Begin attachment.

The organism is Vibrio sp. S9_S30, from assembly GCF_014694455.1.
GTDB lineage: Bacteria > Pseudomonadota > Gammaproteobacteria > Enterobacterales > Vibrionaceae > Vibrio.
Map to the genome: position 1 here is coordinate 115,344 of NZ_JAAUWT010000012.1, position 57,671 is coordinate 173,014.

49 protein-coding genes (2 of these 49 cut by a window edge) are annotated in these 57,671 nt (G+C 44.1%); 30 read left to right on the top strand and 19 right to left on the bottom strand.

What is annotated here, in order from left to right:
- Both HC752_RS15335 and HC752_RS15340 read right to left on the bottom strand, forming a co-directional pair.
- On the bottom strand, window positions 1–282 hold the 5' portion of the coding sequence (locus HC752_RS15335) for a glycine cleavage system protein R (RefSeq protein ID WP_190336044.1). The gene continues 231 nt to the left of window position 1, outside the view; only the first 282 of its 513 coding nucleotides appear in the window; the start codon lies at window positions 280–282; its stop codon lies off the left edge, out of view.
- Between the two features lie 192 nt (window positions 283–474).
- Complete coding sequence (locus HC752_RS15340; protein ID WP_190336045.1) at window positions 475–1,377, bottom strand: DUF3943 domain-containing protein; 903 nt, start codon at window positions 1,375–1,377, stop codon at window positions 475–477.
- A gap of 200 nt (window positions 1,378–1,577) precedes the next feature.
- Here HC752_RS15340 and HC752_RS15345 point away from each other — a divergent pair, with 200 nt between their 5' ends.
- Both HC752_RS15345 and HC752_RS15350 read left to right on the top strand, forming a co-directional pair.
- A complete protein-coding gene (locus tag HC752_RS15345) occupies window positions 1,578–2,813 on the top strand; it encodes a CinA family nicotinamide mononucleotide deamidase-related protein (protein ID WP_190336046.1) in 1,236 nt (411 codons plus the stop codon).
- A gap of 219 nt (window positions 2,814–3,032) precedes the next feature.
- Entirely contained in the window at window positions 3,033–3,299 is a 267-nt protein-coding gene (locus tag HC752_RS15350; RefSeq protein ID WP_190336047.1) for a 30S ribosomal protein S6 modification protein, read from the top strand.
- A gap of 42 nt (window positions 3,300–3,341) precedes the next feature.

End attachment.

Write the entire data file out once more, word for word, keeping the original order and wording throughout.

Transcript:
The organism is Vibrio sp. S9_S30, from assembly GCF_014694455.1.
GTDB lineage: Bacteria > Pseudomonadota > Gammaproteobacteria > Enterobacterales > Vibrionaceae > Vibrio.
Map to the genome: position 1 here is coordinate 115,344 of NZ_JAAUWT010000012.1, position 57,671 is coordinate 173,014.

49 protein-coding genes (2 of these 49 cut by a window edge) are annotated in these 57,671 nt (G+C 44.1%); 30 read left to right on the top strand and 19 right to left on the bottom strand.

What is annotated here, in order from left to right:
- Both HC752_RS15335 and HC752_RS15340 read right to left on the bottom strand, forming a co-directional pair.
- On the bottom strand, window positions 1–282 hold the 5' portion of the coding sequence (locus HC752_RS15335) for a glycine cleavage system protein R (RefSeq protein ID WP_190336044.1). The gene continues 231 nt to the left of window position 1, outside the view; only the first 282 of its 513 coding nucleotides appear in the window; the start codon lies at window positions 280–282; its stop codon lies off the left edge, out of view.
- Between the two features lie 192 nt (window positions 283–474).
- Complete coding sequence (locus HC752_RS15340; protein ID WP_190336045.1) at window positions 475–1,377, bottom strand: DUF3943 domain-containing protein; 903 nt, start codon at window positions 1,375–1,377, stop codon at window positions 475–477.
- A gap of 200 nt (window positions 1,378–1,577) precedes the next feature.
- Here HC752_RS15340 and HC752_RS15345 point away from each other — a divergent pair, with 200 nt between their 5' ends.
- Both HC752_RS15345 and HC752_RS15350 read left to right on the top strand, forming a co-directional pair.
- A complete protein-coding gene (locus tag HC752_RS15345) occupies window positions 1,578–2,813 on the top strand; it encodes a CinA family nicotinamide mononucleotide deamidase-related protein (protein ID WP_190336046.1) in 1,236 nt (411 codons plus the stop codon).
- A gap of 219 nt (window positions 2,814–3,032) precedes the next feature.
- Entirely contained in the window at window positions 3,033–3,299 is a 267-nt protein-coding gene (locus tag HC752_RS15350; RefSeq protein ID WP_190336047.1) for a 30S ribosomal protein S6 modification protein, read from the top strand.
- A gap of 42 nt (window positions 3,300–3,341) precedes the next feature.